Sqlite Data Carving -A way to trace

1.0 Introduction:

SQL or Structured Query language is the language used to communicate with relational databases. What are relational databases? Well, most of the popular database systems you may know, such as MS Access, MySQL or SQLite, are all relational. That is, they all use a relational model, which, it turns out, can be described much like a spreadsheet:

  • Data are organized into tables (relations) that represent a collection of similar objects (e.g. contributors).
  • The columns of the table represent the attributes that members of the collection share (last name, home address, amount of contribution).
  • Each row in the table represents an individual member of the collection (one contributor).
  • And the values in the row represent the attributes of that individual (Smith, 1228 Laurel St., $250).

Much of the power of a relational database lies in the ability to query these relations, both within a table (give me all contributors who donated at least $500 and who live in Wyoming) and among tables (from the contributors, judges and litigants tables, give me all contributors who donated at least $1000 to Judge Crawford and who also had legal cases over which Judge Crawford presided). SQL is the powerful and rather minimalist language we use to ask such questions of our data in a relational database. How minimalist is SQL? The basic vocabulary for querying data comes down to a few main verbs:





To create and change the structure of tables in the database, there are a few other verbs to use:




As stated above one can perform all relational data base activities on SQLite databases as well but there is one huge difference between other database engine and SQLite databases.

Difference between SQlite Database and Other database engines:

SQLite Database
Light weighted database Heavy database, occupy more space
Require less time in query processing Require more time in query processing
no external dependencies. External dependencies exist
Rollback is not possible Rollback is possible
User activity tracing is not possible Activity tracing is possible

Data recovery in SQLite browser differs from all other databases like MSSQL or Mysql or oracle. So before we proceed need to understand SQLite database internal architecture:

1.1 File System in SQLite database file:

Internally an Sqlite file comprise of Pages ,table and index and most important tree

1.1.1 Pages:

  • SQLite database is made up of no of fix pages,each page has fixed size like 1024 ,2048,4096,8192,16384,32768 or 65536 bytes.
  • The first 100 bytes of the first page contain a header the remainder of this page follows the same structure as every other page (although the ‘data’ area is reduced by 100 bytes).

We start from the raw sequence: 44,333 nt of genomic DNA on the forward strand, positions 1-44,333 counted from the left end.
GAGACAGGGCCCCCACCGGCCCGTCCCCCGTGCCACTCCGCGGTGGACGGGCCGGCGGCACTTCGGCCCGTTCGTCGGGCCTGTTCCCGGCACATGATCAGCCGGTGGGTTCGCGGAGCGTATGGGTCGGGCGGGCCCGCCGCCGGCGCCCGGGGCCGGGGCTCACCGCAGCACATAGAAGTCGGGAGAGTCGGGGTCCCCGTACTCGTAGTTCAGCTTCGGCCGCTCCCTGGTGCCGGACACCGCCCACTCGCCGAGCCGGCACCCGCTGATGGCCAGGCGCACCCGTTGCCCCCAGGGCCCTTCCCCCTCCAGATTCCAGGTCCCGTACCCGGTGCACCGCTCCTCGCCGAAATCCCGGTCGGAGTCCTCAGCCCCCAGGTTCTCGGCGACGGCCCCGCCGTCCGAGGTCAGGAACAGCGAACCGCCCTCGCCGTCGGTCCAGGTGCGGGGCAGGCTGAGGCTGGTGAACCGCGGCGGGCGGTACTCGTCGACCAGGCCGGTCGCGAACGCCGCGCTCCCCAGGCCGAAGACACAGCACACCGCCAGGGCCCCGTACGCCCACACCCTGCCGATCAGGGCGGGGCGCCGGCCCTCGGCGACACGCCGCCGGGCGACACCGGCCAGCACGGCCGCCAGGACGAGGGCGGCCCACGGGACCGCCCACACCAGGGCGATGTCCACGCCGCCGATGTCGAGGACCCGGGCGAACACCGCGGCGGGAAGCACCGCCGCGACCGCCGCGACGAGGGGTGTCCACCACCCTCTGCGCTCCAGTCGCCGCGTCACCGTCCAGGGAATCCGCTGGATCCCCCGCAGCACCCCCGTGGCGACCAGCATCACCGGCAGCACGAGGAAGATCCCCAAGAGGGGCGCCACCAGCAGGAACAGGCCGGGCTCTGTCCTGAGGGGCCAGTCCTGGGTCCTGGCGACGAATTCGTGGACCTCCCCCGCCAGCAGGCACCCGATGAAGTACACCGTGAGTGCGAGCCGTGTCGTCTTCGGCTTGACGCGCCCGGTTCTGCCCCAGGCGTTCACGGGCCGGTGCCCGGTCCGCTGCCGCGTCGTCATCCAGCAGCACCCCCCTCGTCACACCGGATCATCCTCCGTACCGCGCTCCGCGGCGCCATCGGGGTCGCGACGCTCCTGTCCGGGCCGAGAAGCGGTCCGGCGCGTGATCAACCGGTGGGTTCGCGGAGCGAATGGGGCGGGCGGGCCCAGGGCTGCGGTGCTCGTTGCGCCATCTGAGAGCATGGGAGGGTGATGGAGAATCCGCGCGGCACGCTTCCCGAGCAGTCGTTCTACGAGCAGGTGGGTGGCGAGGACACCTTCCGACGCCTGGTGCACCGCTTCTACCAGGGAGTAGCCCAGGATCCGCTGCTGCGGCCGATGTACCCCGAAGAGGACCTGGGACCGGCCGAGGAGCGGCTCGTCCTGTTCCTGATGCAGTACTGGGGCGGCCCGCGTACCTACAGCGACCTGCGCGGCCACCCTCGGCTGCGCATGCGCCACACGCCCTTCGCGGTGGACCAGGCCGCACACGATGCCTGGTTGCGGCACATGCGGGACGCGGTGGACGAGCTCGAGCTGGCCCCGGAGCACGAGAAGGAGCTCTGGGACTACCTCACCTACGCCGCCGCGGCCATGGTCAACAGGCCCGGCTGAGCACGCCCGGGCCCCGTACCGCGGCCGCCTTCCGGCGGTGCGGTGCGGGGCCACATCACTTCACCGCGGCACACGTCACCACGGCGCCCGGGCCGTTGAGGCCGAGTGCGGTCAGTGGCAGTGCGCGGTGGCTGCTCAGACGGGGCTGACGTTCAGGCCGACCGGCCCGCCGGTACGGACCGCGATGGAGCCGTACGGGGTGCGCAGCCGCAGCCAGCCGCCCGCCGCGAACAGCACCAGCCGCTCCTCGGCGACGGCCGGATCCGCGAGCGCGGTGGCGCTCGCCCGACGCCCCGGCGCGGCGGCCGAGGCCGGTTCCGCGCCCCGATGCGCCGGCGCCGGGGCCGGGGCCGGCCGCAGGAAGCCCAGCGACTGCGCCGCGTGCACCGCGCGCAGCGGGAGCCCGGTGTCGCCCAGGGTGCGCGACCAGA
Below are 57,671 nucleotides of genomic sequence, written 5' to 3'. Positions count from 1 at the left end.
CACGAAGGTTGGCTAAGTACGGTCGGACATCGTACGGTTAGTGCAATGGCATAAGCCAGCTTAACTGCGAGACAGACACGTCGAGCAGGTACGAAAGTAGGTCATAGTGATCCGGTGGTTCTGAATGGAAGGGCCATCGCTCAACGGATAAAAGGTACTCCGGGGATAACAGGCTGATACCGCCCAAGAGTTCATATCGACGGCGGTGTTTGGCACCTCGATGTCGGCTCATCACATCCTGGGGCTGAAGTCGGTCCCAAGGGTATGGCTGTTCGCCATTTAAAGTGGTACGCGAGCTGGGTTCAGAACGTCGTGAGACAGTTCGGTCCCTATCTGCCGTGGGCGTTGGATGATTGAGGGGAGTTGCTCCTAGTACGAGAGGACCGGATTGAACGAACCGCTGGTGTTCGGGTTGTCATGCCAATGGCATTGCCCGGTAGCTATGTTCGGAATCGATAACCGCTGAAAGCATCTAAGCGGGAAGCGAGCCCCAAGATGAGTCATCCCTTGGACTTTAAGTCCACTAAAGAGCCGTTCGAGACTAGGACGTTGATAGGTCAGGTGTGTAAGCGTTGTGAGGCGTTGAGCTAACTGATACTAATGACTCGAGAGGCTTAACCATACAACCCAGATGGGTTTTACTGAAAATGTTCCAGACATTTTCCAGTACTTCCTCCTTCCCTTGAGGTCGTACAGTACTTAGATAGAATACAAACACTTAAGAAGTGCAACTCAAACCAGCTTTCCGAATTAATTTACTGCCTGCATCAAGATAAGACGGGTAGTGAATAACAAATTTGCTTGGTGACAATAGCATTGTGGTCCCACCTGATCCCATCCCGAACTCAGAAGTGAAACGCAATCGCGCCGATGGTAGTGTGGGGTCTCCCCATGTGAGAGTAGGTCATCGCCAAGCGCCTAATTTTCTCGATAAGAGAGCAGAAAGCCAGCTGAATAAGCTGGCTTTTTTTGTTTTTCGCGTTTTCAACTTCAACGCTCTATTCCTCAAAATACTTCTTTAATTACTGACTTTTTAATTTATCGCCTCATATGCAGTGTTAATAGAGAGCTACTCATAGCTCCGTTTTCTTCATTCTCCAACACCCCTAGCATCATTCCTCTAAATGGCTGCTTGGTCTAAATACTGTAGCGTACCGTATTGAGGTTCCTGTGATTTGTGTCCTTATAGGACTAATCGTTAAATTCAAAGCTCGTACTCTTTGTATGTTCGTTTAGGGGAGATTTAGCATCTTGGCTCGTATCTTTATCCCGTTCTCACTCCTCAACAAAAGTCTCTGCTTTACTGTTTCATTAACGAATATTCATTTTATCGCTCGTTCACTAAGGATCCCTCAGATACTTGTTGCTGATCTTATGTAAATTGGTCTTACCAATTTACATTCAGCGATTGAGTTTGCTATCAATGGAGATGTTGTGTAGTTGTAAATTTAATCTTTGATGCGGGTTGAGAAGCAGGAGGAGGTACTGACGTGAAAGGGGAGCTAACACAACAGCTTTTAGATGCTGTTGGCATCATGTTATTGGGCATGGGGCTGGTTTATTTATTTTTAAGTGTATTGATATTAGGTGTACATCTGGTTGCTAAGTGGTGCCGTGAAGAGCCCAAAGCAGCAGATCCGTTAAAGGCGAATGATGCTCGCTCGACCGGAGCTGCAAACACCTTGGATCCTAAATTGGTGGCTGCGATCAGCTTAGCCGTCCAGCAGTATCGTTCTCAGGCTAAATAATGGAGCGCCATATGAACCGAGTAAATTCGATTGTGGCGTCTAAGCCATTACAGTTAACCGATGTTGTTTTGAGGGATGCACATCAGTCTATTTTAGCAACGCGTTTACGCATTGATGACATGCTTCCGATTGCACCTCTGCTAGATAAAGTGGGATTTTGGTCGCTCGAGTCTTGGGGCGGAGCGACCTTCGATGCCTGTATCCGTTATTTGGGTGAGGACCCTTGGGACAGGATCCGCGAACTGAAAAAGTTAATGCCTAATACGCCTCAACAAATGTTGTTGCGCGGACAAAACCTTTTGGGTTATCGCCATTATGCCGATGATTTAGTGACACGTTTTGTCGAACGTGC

• A database consist of multiple tables/indices , each table or idnex uses one page, so no page can contain more than one table/index.
  • Each table or index is stored as a B-Tree (Balanced tree) with each B-Tree occupying one or more pages.
  • There is a master table (sqlite_master) that resides (has its root) in the first page of the database and may overflow into additional pages. The master table tells us where the root of every user  created table and index can be found.

1.1.2 Internal tree and leaf pages:

SQLite table with in B-tree(Balance tree) consist of either internal pages or leaf pages.

1. Internal Pages:

Internal pages contains pointer to other internal pages.

2. Leaf pages:

Leaf page contain data for table

  • Larger table or index contains root page which points to internal pages ,and internal pages contains pointer to other internal pages or leaf pages. For small tables leaf page can double itself as leaf pages. We can say root page is a internal page without parent.


When ever any table is modified(data inserted,updated or deleted) , table can shrink in size or can grow bigger and records can move between pages.

“A list of pages that are not currently in use is held in the freelist, the freelist itself is stored as one or more pages.”

1.2 Page Types:

There are three main types of pages

  • Leaf
  • Internal
  • Overflow
  • leaf and internal pages for both tables and indexes and overflow pages for entries that cannot fit into a single page (Binary Large Objects (BLOBs) such as pictures).
  • The pages which starts with 12 byte header are Internal pages and the pages which starts with 8 byte header are known as leaf page.

1.2.4  SQLite Page Types:

  • The lockbyte page
  • A Freelist page
    • A Freelist trunk page